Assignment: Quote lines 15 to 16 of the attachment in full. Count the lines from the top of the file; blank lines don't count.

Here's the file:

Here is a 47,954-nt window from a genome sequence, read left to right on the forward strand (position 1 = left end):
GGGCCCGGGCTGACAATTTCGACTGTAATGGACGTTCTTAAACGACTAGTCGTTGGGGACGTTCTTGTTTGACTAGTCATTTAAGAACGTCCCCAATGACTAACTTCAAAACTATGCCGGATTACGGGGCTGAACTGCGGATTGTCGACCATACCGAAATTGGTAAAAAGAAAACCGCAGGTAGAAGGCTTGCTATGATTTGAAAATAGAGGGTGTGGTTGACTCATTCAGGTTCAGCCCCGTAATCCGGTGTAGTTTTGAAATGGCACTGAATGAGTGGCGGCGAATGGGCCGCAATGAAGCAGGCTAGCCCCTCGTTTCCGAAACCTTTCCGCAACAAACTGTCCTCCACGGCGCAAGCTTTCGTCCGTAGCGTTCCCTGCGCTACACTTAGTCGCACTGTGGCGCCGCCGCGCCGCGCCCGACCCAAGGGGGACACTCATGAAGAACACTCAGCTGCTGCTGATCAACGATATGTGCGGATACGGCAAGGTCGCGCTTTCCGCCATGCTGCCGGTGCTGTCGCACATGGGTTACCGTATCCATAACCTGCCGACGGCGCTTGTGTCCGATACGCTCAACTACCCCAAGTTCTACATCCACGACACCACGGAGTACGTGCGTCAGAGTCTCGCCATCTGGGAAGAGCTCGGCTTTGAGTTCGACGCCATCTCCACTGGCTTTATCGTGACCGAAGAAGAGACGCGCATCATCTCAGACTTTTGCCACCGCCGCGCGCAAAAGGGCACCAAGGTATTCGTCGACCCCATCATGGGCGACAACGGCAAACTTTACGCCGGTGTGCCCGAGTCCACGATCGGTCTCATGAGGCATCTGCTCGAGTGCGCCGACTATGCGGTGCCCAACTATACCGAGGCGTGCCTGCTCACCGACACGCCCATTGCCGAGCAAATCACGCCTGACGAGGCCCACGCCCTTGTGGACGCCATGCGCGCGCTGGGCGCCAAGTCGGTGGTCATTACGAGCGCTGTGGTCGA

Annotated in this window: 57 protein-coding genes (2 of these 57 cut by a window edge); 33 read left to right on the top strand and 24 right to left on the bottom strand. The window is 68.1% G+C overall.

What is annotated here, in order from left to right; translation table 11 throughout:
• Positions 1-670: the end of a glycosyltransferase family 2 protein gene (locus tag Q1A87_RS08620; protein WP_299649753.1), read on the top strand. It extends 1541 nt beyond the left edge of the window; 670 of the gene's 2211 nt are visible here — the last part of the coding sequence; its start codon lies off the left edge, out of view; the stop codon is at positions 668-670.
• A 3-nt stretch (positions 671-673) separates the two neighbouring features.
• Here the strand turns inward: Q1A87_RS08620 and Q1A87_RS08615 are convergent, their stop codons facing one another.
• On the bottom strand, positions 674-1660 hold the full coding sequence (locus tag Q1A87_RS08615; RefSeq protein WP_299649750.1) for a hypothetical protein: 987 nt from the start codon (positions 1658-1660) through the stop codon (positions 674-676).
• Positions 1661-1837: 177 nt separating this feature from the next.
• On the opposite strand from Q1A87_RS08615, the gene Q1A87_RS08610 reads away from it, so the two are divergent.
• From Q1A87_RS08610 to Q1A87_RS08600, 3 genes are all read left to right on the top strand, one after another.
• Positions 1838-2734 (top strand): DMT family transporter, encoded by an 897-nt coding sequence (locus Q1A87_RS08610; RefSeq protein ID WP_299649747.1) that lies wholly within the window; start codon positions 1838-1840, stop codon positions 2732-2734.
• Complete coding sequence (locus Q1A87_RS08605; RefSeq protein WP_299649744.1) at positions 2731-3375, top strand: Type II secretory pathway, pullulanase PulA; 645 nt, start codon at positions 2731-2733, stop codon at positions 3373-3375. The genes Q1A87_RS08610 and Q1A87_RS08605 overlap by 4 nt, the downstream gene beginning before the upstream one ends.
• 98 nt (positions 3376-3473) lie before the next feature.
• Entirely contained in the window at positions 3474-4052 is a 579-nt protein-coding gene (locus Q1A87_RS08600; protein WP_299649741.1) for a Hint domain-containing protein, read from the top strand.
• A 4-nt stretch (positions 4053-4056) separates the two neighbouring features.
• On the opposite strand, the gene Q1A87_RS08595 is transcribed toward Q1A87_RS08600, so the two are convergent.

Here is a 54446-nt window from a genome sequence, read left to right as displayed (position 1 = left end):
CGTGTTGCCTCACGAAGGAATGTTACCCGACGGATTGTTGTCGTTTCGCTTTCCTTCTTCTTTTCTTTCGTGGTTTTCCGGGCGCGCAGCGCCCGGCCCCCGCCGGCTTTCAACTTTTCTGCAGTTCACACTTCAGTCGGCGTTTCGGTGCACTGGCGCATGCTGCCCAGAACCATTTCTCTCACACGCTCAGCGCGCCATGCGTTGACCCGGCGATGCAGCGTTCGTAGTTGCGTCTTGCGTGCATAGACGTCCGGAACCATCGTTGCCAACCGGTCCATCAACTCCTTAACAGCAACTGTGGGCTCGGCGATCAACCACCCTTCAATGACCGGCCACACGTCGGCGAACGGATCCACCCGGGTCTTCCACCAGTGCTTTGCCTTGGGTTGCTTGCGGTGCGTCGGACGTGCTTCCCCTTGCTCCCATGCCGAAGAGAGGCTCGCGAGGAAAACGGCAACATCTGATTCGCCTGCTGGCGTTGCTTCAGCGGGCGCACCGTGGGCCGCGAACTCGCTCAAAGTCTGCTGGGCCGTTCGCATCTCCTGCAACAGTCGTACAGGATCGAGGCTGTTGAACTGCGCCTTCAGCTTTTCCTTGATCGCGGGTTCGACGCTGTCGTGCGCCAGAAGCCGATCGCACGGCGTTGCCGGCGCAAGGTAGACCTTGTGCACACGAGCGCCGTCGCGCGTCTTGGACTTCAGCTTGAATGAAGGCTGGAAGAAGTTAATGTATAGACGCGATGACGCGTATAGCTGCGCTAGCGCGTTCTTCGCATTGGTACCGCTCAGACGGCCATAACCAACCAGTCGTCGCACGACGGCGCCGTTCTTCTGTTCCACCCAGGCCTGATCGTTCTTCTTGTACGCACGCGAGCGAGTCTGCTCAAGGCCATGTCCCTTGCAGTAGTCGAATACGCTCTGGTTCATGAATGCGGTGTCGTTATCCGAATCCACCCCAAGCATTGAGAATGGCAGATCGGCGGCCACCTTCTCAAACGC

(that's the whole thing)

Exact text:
• Entirely contained in the window at positions 3474-4052 is a 579-nt protein-coding gene (locus Q1A87_RS08600; protein WP_299649741.1) for a Hint domain-containing protein, read from the top strand.
• A 4-nt stretch (positions 4053-4056) separates the two neighbouring features.